In This Article Diego Rivera

  • Introduction
  • Biographies
  • Anthologies
  • Journal Articles
  • Films about Rivera’s Work
  • Monographs on Murals
  • Illustrated Books
  • A Modernist Artist
  • Role in Collecting Ancient Mexican Art
  • The Lens of Politics

Art History Diego Rivera
by
Linda Downs
  • LAST MODIFIED: 28 June 2016
  • DOI: 10.1093/obo/9780199920105-0083

Introduction

Diego Rivera (b. 1886–d. 1957) was a leading modern Mexican artist who was internationally acclaimed as one of the founders of the Mexican mural movement (1924–1934) and who revived and mastered the use of true fresco (painting on wet limestone plaster). His murals captured the ideals of the Mexican Revolution and Civil War (1910–1920)—the restitution of commonly held land; the elevation of indigenous race, history, and culture; and universal education with an emphasis on science. In Mexico, Rivera painted government-sponsored murals that were commissioned through the Ministry of Education (Secretaría de Educación Pública) and that emphasize indigenous history and culture. In the United States, he received privately sponsored mural commissions from J. D. Rockefeller, Jr., son of the founder of Standard Oil, and from Edsel B. Ford, son of the founder of Ford Motor Company, among others, and in these murals he emphasized labor and technology. Rivera painted sixteen major mural commissions in Mexico and the United States between 1922 and 1953. His best known murals are the Court of Labor and Court of Fiestas, Ministry of Education (Secretaría de Educación Pública) (1923–1928); Liberated Earth with Natural Forces Controlled by Man, Autonomous University of Chapingo (Universidad Autónoma de Chapingo) (1926–1927); History of Mexico: From the Conquest to the Future, National Palace (Palacio Nacional) (1929–1930); Detroit Industry, Detroit Institute of Arts (1932–1933); and Man at the Crossroads Looking with Uncertainty but with Hope and High Vision to the Choosing of a Course Leading to a New and Better Future, Rockefeller Center, New York, destroyed in 1933 and repainted as Man, Controller of the Universe, Museum of the National Palace of Fine Arts (Museo del Palacio National de Bellas Artes), Mexico (1934). He was an outstanding draughtsman. His finest monumental drawings are the thirteen cartoons (preliminary drawings for murals) for Detroit Industry (8.5 feet/2.64 meters high and 19 feet/5.82 meters wide). Before he painted murals, he was a highly accomplished Salon Cubist (one of the artists who developed their own style of Cubism) in Paris. His most well-known Cubist work is Zapatista Landscape—The Guerrilla (1915). Rivera’s many assistants included Ben Shahn (b. 1898–d. 1969), Clifford Wight (b. 1900–c. d. 1960), and Lucienne Bloch (b. 1909–d. 1999). His mural style, subject matter, and fresco recipe was adopted by the muralists hired through the United States Works Progress Administration Mural Project during the Depression (1935–1943) and by the Chicano mural movement (1960s–1970s) in the southwest United States and Chicago. The historiography on Rivera is vast. He was a prolific writer of manifestos, essays, and an autobiography. Mexican scholarship on his work has been continuous since the 1930s. Publications by the Institute of Aesthetic Research at the National Autonomous University of Mexico (Instituto de Investigaciones Estéticas, Universidad Nacional Autónoma Mexico, Mexico) and the exhibitions developed by the Museum of the Palace of Fine Arts have focused on specific themes related to politics, theory, and cultural history. Scholarship on Rivera’s work in the United States diminished during the Cold War (1947–1991), except for the work of Marxist art historians who added greater understanding of the political climate in which Rivera painted. International retrospective exhibition catalogues are important sources on his life and work, including Rivera 1951 (cited under Exhibition Catalogues: Retrospective Exhibitions); Helms 1998 and Coronel Rivera 2008 (both cited under General Overviews: Reference Works); and Dickerman and Indych-López 2011 (cited under Exhibition Catalogues: Exhibitions Devoted to Specific Themes, Media, or Periods). Rivera historiography lacks a catalogue raisonné.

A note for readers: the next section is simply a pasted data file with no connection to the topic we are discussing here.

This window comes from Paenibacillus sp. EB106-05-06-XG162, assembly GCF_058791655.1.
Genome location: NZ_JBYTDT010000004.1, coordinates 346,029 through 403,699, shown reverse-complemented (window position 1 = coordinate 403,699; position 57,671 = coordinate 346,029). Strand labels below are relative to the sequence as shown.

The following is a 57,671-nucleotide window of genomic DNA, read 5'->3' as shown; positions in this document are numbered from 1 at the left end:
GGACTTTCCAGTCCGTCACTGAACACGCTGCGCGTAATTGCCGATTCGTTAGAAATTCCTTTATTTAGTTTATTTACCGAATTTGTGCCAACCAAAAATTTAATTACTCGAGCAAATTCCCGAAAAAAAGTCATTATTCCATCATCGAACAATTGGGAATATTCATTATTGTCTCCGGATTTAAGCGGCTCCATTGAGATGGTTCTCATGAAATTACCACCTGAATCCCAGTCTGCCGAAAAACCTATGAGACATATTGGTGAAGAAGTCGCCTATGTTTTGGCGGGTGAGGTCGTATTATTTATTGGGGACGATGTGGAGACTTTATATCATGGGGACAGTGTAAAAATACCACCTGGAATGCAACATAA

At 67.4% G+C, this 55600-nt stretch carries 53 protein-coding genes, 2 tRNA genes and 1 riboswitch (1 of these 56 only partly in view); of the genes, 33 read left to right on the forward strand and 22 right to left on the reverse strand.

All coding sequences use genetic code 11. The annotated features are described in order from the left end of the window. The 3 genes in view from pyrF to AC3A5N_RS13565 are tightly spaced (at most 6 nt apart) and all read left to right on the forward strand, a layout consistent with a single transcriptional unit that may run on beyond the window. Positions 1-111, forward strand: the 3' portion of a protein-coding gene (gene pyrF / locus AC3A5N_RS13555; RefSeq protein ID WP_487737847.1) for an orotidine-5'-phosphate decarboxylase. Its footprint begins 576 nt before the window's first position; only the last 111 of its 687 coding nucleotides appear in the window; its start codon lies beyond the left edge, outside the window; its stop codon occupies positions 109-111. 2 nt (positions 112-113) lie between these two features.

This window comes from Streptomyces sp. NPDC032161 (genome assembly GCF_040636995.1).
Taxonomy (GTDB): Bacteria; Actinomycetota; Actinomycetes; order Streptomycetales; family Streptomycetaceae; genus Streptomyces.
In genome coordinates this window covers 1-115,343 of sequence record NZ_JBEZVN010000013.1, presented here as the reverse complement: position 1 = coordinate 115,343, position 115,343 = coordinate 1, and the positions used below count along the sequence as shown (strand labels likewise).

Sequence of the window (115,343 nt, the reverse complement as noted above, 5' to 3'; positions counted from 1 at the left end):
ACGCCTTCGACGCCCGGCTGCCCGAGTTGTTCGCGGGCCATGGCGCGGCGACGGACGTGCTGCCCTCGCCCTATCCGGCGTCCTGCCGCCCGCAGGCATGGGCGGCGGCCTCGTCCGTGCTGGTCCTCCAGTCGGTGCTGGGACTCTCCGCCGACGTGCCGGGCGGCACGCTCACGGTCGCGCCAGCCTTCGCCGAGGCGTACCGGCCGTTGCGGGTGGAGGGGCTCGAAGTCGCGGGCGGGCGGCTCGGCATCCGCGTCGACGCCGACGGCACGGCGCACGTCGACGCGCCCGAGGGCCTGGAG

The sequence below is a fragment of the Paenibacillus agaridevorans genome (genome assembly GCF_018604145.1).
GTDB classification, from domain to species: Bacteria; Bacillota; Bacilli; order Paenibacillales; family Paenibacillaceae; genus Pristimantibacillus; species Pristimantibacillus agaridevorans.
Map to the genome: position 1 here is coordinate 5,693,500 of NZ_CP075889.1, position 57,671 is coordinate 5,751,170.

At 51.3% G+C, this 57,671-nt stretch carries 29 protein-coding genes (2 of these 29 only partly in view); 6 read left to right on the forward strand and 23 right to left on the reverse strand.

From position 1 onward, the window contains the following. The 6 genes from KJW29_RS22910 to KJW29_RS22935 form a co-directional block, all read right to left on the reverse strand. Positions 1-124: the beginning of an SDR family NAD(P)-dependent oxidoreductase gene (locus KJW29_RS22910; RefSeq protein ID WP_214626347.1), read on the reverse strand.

General Overviews

Early research on Rivera and the Mexican Mural Renaissance tended to follow a course of tributes or strong political views, since the movement was founded during the post-revolutionary period in Mexico and was supported by the Mexican government. While serious scholarship on Rivera followed continuous growth in Mexico from the 1960s on, scholarly attention was limited in the United States during the Cold War, and it was not until the late 1980s and early 1990s that a broader group of international scholars took interest in many aspects of his work. At the same time, with the development of feminist scholarship and the popular interest in Frida Kahlo, her work and life tended to eclipse the attention given to and the understanding of Rivera as an important modernist artist. Rivera’s philandering and shifting political stances were emphasized. Since 2000, there has been a resurgence of interest in his work, as scholars have attempted to reassess his work and its critical reception. The books selected present the political, aesthetic, and social context for Rivera’s work. Textbooks are for students and the public who are new to the subject.

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